34.      This is especially the case in a context which I would describe as ‘general’, that is to say going beyond the strict context of the internet, as is the case with Article 8(2)(a) of Directive 2004/48.

35.      An examination of other EU legislation that refers to the email address or IP address supports that interpretation. Where the EU legislature has intended to refer to the email address (9) or the IP address, (10) it has done so expressly by supplementing the word ‘address’, as noted by YouTube and Google. To my knowledge, there are no examples of EU legislation where the terms ‘names and addresses’, used alone and in a general context, refer to the telephone number, IP address or email address.

36.      Consequently, it follows from a literal interpretation of Article 8(2)(a) of Directive 2004/48 that the terms used by the EU legislature, namely the terms ‘names and addresses’, do not include any of the information set out in the questions referred for a preliminary ruling, as YouTube, Google, and the Commission have submitted.

37.      That interpretation is confirmed by the historical interpretation set out by the Commission. The travaux préparatoires which led to the adoption of Directive 2004/48 (11) contain nothing to suggest, even implicitly, that the term ‘address’, used in Article 8(2)(a) of that directive, should be understood as referring not only to the postal address, but also to the email address or the IP address of the persons concerned.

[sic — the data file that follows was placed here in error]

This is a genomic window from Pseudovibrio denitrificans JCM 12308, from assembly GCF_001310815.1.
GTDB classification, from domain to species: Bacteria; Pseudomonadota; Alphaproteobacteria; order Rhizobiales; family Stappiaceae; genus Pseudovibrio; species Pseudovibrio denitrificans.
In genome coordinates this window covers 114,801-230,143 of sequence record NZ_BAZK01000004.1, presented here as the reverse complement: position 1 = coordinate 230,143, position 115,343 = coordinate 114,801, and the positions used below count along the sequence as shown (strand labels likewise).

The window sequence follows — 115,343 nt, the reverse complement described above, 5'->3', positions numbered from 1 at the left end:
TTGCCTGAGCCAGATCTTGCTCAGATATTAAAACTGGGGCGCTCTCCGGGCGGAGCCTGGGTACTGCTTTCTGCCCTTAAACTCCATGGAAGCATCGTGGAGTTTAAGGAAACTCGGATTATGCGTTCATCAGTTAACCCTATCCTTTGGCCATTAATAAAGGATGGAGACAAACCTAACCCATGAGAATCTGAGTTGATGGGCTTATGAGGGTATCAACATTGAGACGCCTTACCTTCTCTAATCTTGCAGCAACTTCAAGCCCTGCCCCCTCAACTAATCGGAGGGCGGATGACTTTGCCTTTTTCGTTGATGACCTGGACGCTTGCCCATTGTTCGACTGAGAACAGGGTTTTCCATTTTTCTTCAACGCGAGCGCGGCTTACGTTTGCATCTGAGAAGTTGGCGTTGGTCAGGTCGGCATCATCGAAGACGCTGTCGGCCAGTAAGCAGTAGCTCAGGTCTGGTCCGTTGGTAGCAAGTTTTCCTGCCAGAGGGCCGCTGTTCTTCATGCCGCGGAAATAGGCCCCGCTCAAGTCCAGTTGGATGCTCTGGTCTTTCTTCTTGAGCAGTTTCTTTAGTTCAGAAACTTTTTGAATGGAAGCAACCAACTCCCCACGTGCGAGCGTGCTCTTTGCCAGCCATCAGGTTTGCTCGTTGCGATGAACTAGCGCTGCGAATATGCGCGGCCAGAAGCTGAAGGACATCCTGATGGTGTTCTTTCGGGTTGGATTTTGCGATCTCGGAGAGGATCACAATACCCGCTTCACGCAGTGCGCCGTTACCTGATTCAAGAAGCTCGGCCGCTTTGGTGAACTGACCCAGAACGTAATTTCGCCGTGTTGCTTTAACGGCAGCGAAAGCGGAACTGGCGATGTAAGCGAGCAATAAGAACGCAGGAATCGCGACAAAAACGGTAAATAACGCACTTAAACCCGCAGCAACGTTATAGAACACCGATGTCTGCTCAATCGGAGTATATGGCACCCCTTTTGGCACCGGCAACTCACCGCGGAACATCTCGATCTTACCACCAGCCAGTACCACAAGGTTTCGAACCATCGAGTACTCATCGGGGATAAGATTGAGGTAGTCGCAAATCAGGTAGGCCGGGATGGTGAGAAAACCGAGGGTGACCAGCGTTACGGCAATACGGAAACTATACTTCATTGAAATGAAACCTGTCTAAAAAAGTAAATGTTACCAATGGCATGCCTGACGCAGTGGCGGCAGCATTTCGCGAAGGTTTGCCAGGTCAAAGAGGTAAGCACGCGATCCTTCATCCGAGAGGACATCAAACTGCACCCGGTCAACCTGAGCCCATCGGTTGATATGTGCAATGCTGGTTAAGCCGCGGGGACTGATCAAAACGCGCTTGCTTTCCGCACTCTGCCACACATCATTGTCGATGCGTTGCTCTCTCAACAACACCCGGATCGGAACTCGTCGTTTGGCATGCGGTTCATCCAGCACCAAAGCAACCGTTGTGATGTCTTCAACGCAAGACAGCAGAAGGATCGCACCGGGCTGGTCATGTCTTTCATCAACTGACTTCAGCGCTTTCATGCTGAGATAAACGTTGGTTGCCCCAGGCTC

38.      The Commission explained, in that regard, that, when Directive 2004/48 was adopted in 2004, the EU legislature had never intended to include more modern forms of an ‘address’, such as the email address or the IP address.

39.      Accordingly, it follows from a historical interpretation that Directive 2004/48 must be interpreted as referring to only the traditional meaning of that term, namely the postal address.

40.      It follows from the foregoing that, according to a literal and a historical interpretation, Article 8(2)(a) of Directive 2004/48 does not include the email address, the telephone number and the IP addresses used by the persons covered by that provision.

41.      Constantin Film Verleih contests that interpretation, focusing on the purpose of Article 8 of Directive 2004/48 and, more generally, the objectives of that directive.